07/25/2013 12:49PM

Weekend Warrior for July 27: Picks for Jim Dandy, San Diego, Diana

Barbara D. Livingston
Mylute should get a faster pace to set up his kick in Saturday's Jim Dandy at Saratoga than he did when finishing third in the Preakness.

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Saratoga is offering $1.5 million in stakes races Saturday in the form of the Grade 1, $600,000 Diana, the Grade 2, $600,000 Jim Dandy, and the Grade 1, $300,000 Prioress. Del Mar’s feature is the Grade 2, $200,000 San Diego Handicap, supported by the $200,000 Fleet Treat Stakes for California-bred fillies. The only other graded stakes Saturday is the Grade 3, $100,000 Ohio Derby at Thistledown.

Jim Dandy Stakes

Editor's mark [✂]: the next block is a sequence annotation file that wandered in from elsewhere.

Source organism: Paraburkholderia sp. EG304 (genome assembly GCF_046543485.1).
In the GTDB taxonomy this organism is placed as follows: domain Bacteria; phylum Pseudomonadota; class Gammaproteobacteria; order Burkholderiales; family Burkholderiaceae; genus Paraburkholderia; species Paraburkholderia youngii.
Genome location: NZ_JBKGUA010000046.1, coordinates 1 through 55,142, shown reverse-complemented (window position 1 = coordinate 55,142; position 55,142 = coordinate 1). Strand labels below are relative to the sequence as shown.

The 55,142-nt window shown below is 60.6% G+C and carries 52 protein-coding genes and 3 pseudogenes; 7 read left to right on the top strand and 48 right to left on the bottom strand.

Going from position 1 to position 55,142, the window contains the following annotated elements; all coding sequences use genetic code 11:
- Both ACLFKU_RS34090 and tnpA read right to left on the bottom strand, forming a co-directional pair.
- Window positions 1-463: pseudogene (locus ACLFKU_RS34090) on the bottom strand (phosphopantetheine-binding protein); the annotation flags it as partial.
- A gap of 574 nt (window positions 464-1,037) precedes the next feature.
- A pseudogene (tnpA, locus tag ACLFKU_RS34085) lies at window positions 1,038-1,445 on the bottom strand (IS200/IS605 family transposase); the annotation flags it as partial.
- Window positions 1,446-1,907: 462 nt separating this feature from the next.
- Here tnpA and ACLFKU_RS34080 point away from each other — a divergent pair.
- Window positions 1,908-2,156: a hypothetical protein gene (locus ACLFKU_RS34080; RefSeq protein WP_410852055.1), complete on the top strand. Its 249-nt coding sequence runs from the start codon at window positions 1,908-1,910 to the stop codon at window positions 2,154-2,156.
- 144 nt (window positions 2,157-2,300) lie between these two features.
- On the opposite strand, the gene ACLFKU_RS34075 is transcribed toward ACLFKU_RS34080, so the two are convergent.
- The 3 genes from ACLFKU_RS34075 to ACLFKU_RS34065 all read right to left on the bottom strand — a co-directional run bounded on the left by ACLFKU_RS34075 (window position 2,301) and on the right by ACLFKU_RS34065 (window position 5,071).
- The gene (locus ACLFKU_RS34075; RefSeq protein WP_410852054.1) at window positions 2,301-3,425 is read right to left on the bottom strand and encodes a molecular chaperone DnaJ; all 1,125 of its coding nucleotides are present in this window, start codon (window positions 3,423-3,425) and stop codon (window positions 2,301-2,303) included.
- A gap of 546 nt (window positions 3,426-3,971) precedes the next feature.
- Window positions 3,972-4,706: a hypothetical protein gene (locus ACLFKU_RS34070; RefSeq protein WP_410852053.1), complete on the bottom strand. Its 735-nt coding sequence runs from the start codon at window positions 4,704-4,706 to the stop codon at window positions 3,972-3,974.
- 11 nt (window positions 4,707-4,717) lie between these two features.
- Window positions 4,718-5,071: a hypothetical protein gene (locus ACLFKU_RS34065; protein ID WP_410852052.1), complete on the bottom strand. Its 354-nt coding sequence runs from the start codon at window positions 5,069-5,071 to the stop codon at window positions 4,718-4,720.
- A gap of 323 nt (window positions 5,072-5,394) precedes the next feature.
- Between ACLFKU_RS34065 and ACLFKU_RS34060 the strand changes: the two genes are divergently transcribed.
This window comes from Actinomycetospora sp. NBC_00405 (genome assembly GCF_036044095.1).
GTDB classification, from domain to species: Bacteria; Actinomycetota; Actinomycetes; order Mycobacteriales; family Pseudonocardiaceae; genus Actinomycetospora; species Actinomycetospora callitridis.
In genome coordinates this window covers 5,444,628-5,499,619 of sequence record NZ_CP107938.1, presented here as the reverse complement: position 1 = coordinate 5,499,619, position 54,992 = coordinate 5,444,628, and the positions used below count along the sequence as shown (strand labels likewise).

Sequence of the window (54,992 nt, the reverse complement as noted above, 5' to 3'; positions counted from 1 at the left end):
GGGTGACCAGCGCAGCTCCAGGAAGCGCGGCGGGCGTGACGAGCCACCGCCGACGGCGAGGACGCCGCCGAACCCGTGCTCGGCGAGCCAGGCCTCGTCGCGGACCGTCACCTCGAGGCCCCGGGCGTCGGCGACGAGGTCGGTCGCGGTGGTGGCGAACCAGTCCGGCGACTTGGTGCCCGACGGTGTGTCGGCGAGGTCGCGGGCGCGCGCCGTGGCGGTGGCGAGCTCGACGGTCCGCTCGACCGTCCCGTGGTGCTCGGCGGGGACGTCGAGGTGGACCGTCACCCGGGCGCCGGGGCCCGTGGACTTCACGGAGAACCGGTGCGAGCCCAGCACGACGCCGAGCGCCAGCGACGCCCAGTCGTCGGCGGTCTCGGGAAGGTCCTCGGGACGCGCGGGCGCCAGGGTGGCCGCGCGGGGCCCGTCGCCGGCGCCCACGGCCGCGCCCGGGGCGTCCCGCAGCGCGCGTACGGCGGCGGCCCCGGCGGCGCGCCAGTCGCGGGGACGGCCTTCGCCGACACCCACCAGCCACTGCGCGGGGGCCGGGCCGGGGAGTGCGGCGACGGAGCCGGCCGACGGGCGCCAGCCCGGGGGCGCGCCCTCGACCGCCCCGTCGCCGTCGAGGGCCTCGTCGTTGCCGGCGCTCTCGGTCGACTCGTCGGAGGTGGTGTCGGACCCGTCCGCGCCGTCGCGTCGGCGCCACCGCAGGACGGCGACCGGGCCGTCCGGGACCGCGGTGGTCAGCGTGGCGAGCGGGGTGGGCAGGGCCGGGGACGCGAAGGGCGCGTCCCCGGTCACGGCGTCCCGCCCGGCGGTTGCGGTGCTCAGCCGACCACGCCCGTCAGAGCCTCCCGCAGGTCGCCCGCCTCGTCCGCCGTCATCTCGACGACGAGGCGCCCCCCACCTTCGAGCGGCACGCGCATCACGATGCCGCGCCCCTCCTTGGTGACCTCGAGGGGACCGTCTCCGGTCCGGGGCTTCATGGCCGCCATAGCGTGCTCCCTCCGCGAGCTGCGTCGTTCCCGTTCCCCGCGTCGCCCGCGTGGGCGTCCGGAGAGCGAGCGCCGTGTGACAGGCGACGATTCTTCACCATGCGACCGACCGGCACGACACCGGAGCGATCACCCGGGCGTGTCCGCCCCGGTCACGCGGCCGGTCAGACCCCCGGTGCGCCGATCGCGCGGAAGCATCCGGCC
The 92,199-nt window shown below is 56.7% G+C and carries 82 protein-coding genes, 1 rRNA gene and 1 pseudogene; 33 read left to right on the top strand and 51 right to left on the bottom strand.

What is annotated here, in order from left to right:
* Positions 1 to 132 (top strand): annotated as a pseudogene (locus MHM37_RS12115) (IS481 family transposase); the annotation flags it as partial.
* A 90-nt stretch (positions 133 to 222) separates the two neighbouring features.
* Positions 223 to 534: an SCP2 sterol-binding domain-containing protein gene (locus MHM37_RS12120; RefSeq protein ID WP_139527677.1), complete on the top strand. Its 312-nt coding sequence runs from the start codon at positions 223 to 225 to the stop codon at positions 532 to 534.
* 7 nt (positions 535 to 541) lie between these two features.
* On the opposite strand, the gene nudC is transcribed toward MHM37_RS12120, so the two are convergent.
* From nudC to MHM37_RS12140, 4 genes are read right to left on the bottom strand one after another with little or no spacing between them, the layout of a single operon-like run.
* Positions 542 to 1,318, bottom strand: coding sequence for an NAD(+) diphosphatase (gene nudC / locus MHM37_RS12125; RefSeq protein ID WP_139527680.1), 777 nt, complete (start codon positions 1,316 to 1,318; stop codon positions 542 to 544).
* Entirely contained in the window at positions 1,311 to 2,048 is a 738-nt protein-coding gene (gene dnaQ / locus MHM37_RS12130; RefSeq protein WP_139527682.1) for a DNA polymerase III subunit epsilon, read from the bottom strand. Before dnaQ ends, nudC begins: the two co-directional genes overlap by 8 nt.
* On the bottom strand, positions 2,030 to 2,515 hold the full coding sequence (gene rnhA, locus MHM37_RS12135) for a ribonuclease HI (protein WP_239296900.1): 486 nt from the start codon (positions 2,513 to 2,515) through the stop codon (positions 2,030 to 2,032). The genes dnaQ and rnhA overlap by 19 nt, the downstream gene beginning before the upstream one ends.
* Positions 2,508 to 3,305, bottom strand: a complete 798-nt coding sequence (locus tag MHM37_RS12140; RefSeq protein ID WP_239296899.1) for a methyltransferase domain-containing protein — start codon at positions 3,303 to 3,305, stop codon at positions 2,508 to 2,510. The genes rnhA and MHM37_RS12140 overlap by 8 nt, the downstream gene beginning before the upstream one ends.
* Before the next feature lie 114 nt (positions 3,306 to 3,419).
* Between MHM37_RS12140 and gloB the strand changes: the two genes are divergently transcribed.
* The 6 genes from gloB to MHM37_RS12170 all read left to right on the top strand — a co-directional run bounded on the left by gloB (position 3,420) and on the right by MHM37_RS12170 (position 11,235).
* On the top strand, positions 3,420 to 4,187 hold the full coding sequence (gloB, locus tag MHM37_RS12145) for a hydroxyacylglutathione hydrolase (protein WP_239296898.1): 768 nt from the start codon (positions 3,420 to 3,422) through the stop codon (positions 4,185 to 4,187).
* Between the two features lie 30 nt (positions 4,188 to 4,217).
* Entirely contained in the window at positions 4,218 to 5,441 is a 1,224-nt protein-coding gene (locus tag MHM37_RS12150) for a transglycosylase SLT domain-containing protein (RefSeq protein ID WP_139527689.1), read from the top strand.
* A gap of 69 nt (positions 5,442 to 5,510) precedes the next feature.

I’m still kicking myself for making the rookie mistake of picking Palace Malice second in the Belmont Stakes and not putting him on top. The point is, though, Palace Malice’s 13-1 upset of the Belmont wasn’t as much of a surprise to me as it might have been to others. I thought he ran reasonably well when 12th in the Kentucky Derby after rocketing off with blinkers on and setting an insanely fast early pace. Others who were involved in that wicked early Derby pace had already come back to run well, namely Oxbow and Itsmyluckyday, who finished 1-2 in the Preakness. And with the blinkers off, I thought Palace Malice would relax early in the Belmont and then move. That’s exactly what he did, and he scored decisively.